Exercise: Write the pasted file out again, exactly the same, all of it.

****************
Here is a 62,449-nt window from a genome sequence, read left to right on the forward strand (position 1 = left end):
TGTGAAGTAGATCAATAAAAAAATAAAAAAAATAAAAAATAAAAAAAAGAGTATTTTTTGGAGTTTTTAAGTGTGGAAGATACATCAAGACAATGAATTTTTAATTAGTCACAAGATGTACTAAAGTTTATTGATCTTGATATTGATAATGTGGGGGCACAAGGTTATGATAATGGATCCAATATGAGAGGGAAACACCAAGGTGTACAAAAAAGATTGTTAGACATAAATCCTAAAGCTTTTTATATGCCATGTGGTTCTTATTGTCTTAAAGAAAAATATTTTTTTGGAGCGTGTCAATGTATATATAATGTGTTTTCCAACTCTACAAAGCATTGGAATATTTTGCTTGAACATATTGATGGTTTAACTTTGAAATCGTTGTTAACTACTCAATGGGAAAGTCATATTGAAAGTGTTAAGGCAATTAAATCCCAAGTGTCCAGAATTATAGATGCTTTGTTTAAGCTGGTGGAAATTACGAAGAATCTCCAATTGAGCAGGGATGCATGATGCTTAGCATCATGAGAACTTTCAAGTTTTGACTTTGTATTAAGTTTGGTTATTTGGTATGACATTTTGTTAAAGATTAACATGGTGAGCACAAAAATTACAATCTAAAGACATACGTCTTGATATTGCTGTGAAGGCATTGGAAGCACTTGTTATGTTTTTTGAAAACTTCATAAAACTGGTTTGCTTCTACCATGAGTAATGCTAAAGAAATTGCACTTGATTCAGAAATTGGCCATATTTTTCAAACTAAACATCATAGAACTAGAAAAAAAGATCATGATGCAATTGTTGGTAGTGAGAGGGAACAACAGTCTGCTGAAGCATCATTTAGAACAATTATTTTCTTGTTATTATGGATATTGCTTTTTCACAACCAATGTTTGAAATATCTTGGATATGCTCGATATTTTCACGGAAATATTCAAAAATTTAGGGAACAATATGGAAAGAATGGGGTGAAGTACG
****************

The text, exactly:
Here is a 62,449-nt window from a genome sequence, read left to right on the forward strand (position 1 = left end):
TGTGAAGTAGATCAATAAAAAAATAAAAAAAATAAAAAATAAAAAAAAGAGTATTTTTTGGAGTTTTTAAGTGTGGAAGATACATCAAGACAATGAATTTTTAATTAGTCACAAGATGTACTAAAGTTTATTGATCTTGATATTGATAATGTGGGGGCACAAGGTTATGATAATGGATCCAATATGAGAGGGAAACACCAAGGTGTACAAAAAAGATTGTTAGACATAAATCCTAAAGCTTTTTATATGCCATGTGGTTCTTATTGTCTTAAAGAAAAATATTTTTTTGGAGCGTGTCAATGTATATATAATGTGTTTTCCAACTCTACAAAGCATTGGAATATTTTGCTTGAACATATTGATGGTTTAACTTTGAAATCGTTGTTAACTACTCAATGGGAAAGTCATATTGAAAGTGTTAAGGCAATTAAATCCCAAGTGTCCAGAATTATAGATGCTTTGTTTAAGCTGGTGGAAATTACGAAGAATCTCCAATTGAGCAGGGATGCATGATGCTTAGCATCATGAGAACTTTCAAGTTTTGACTTTGTATTAAGTTTGGTTATTTGGTATGACATTTTGTTAAAGATTAACATGGTGAGCACAAAAATTACAATCTAAAGACATACGTCTTGATATTGCTGTGAAGGCATTGGAAGCACTTGTTATGTTTTTTGAAAACTTCATAAAACTGGTTTGCTTCTACCATGAGTAATGCTAAAGAAATTGCACTTGATTCAGAAATTGGCCATATTTTTCAAACTAAACATCATAGAACTAGAAAAAAAGATCATGATGCAATTGTTGGTAGTGAGAGGGAACAACAGTCTGCTGAAGCATCATTTAGAACAATTATTTTCTTGTTATTATGGATATTGCTTTTTCACAACCAATGTTTGAAATATCTTGGATATGCTCGATATTTTCACGGAAATATTCAAAAATTTAGGGAACAATATGGAAAGAATGGGGTGAAGTACG